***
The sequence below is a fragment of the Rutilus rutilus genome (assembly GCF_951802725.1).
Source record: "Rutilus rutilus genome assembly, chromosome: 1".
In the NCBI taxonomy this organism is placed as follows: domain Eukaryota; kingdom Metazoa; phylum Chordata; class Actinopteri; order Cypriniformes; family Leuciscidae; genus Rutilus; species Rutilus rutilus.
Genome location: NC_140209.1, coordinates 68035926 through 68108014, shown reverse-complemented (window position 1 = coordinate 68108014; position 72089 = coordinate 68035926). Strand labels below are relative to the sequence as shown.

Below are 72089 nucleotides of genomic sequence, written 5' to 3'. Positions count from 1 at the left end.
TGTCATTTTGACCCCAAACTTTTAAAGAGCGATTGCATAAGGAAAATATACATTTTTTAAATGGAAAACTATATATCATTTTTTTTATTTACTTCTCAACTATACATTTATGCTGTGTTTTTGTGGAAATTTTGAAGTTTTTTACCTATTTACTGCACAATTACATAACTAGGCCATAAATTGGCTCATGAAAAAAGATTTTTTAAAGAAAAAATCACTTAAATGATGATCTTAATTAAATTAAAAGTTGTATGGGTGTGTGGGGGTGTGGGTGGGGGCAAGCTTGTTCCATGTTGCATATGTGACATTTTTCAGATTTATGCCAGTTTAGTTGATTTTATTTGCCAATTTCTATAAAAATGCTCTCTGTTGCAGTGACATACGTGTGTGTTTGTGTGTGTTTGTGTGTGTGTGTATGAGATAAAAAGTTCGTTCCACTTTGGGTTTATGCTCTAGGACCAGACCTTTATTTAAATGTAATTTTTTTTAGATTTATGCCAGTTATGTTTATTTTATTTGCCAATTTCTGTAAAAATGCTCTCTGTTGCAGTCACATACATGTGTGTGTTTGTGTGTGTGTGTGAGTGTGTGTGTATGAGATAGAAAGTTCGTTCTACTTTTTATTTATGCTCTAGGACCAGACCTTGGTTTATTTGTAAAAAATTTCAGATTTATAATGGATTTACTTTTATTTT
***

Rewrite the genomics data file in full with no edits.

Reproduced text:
The sequence below is a fragment of the Rutilus rutilus genome (assembly GCF_951802725.1).
Source record: "Rutilus rutilus genome assembly, chromosome: 1".
In the NCBI taxonomy this organism is placed as follows: domain Eukaryota; kingdom Metazoa; phylum Chordata; class Actinopteri; order Cypriniformes; family Leuciscidae; genus Rutilus; species Rutilus rutilus.
Genome location: NC_140209.1, coordinates 68035926 through 68108014, shown reverse-complemented (window position 1 = coordinate 68108014; position 72089 = coordinate 68035926). Strand labels below are relative to the sequence as shown.

Below are 72089 nucleotides of genomic sequence, written 5' to 3'. Positions count from 1 at the left end.
TGTCATTTTGACCCCAAACTTTTAAAGAGCGATTGCATAAGGAAAATATACATTTTTTAAATGGAAAACTATATATCATTTTTTTTATTTACTTCTCAACTATACATTTATGCTGTGTTTTTGTGGAAATTTTGAAGTTTTTTACCTATTTACTGCACAATTACATAACTAGGCCATAAATTGGCTCATGAAAAAAGATTTTTTAAAGAAAAAATCACTTAAATGATGATCTTAATTAAATTAAAAGTTGTATGGGTGTGTGGGGGTGTGGGTGGGGGCAAGCTTGTTCCATGTTGCATATGTGACATTTTTCAGATTTATGCCAGTTTAGTTGATTTTATTTGCCAATTTCTATAAAAATGCTCTCTGTTGCAGTGACATACGTGTGTGTTTGTGTGTGTTTGTGTGTGTGTGTATGAGATAAAAAGTTCGTTCCACTTTGGGTTTATGCTCTAGGACCAGACCTTTATTTAAATGTAATTTTTTTTAGATTTATGCCAGTTATGTTTATTTTATTTGCCAATTTCTGTAAAAATGCTCTCTGTTGCAGTCACATACATGTGTGTGTTTGTGTGTGTGTGTGAGTGTGTGTGTATGAGATAGAAAGTTCGTTCTACTTTTTATTTATGCTCTAGGACCAGACCTTGGTTTATTTGTAAAAAATTTCAGATTTATAATGGATTTACTTTTATTTT